In anticipation of Criterion’s release of Charlie Chaplin’s The Great Dictator next month, and in honor of the one hundredth entry in his DVD of the Week column on his New Yorker blog, The Front Row, Richard Brody has begun a weeklong tribute to the dark comedy. This masterpiece is one of the critic’s favorites, from a director he calls “the transcendent figure in the history of cinema.” In his first post, Brody features a four-minute video of clips from the controversial film, accompanied by his always eloquent voice-over. “The film is very funny, but at the same time it is, in the guise of fiction, the greatest documentary about the persecution of Jews under the Nazi regime, at least until the making of Claude Lanzmann’s Shoah,” he says. Specifically, he cites the film’s tendency to have characters look the camera directly in the eye, as if to say, “This is not a fiction, this is really happening.” Watch the video here, and check back with Brody throughout the week for more on The Great Dictator.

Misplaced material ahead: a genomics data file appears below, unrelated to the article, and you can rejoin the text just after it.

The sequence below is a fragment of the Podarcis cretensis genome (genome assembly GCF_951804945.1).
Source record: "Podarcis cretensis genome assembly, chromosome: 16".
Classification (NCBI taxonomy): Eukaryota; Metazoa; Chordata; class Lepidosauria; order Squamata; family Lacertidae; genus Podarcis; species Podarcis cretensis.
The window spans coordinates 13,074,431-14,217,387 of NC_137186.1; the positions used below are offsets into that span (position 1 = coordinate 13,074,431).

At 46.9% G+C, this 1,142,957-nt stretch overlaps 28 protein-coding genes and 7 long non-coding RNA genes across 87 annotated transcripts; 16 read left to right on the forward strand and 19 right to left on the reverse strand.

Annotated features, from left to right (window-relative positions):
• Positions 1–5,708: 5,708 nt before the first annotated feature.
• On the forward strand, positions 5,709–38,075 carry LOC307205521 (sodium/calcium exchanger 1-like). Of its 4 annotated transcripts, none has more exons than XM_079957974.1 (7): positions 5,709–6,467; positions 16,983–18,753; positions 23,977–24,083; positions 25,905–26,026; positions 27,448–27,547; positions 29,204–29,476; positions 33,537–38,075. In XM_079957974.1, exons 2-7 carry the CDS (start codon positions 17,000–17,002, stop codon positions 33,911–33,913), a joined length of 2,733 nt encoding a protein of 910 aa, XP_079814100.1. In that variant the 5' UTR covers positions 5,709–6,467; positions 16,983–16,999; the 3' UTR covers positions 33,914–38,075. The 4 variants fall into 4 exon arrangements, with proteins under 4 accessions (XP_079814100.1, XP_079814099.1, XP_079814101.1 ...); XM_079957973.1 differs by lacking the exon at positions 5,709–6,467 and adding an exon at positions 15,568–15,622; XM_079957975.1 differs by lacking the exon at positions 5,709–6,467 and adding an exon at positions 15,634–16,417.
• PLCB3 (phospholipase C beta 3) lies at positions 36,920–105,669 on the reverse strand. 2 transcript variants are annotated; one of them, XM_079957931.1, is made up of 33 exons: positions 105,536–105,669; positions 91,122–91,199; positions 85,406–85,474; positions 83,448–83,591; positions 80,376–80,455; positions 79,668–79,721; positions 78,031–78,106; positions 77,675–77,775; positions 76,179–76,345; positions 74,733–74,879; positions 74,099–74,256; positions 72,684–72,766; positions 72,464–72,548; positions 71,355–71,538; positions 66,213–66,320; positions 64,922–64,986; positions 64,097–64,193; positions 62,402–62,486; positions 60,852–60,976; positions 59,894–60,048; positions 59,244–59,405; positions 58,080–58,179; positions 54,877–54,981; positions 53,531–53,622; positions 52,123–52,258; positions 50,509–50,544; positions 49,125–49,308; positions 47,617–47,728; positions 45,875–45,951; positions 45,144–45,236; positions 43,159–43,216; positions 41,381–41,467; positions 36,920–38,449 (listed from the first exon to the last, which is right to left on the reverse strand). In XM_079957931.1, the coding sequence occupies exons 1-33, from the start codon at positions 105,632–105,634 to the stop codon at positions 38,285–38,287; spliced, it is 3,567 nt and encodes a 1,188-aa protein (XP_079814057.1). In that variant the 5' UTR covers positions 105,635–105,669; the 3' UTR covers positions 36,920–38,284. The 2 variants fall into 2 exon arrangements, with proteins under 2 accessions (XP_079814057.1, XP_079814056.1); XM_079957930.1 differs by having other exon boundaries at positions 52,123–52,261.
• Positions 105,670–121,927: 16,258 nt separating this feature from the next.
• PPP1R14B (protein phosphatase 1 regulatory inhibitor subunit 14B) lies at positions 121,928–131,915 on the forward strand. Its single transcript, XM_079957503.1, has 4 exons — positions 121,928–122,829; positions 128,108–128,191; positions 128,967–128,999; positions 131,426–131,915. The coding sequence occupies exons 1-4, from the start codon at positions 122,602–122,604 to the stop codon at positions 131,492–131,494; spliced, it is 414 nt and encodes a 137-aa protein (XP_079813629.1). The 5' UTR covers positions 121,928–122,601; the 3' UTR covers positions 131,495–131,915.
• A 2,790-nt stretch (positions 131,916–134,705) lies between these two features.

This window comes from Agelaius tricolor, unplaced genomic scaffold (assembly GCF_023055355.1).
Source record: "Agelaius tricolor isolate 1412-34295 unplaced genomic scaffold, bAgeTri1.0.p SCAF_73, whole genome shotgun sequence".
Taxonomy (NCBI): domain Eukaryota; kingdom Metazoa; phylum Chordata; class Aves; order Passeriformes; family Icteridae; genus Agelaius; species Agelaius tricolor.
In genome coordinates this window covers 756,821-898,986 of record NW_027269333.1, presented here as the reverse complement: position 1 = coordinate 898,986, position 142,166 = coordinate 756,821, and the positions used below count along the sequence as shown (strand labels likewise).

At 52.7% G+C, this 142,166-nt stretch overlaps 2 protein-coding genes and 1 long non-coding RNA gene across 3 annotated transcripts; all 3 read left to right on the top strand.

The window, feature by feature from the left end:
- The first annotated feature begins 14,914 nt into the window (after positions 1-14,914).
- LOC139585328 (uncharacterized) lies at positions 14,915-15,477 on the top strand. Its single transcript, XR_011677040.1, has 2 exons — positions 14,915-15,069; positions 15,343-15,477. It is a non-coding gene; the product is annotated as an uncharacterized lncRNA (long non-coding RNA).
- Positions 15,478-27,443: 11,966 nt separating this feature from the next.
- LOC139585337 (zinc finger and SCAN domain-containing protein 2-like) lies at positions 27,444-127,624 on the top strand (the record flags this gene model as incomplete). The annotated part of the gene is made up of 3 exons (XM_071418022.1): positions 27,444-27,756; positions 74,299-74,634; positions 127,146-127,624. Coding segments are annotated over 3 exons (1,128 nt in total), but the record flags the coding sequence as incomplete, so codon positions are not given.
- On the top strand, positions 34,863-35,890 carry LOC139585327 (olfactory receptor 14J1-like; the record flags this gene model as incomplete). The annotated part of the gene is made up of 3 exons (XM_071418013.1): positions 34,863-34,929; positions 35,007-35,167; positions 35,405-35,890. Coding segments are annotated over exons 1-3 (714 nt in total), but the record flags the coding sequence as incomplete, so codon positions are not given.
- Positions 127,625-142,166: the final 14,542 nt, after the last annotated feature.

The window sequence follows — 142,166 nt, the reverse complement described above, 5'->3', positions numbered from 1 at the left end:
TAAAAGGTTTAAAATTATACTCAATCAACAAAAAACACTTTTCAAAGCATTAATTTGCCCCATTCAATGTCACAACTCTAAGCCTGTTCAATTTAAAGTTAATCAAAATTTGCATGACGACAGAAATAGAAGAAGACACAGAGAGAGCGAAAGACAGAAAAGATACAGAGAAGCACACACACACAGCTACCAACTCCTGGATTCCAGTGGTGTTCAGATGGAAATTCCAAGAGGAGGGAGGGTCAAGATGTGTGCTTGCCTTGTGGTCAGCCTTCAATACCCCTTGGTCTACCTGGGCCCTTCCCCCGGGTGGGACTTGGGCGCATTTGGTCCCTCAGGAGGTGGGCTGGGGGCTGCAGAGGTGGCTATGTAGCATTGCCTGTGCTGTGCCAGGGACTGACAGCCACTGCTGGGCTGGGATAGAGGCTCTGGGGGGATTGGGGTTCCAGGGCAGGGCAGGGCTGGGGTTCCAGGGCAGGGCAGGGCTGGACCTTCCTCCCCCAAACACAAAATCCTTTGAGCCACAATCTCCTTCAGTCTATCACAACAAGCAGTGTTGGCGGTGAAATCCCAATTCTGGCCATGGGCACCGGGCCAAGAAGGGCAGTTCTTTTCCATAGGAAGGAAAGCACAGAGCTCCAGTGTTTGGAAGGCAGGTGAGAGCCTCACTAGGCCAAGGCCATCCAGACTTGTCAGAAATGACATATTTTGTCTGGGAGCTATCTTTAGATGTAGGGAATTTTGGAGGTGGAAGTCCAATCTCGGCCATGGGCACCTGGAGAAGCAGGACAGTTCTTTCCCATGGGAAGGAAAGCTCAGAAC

A Sound for Love and Loss: Bo Harwood on A Woman Under the Influence
With just piano and guitar, longtime Cassavetes collaborator Bo Harwood created a score that highlights the melancholy in the director’s acclaimed domestic drama.
From the Tarkovsky Archives
On what would have been his eighty-sixth birthday, we’re celebrating Andrei Tarkvosky’s legacy with a look back at some of the essays and videos we’ve published on his work.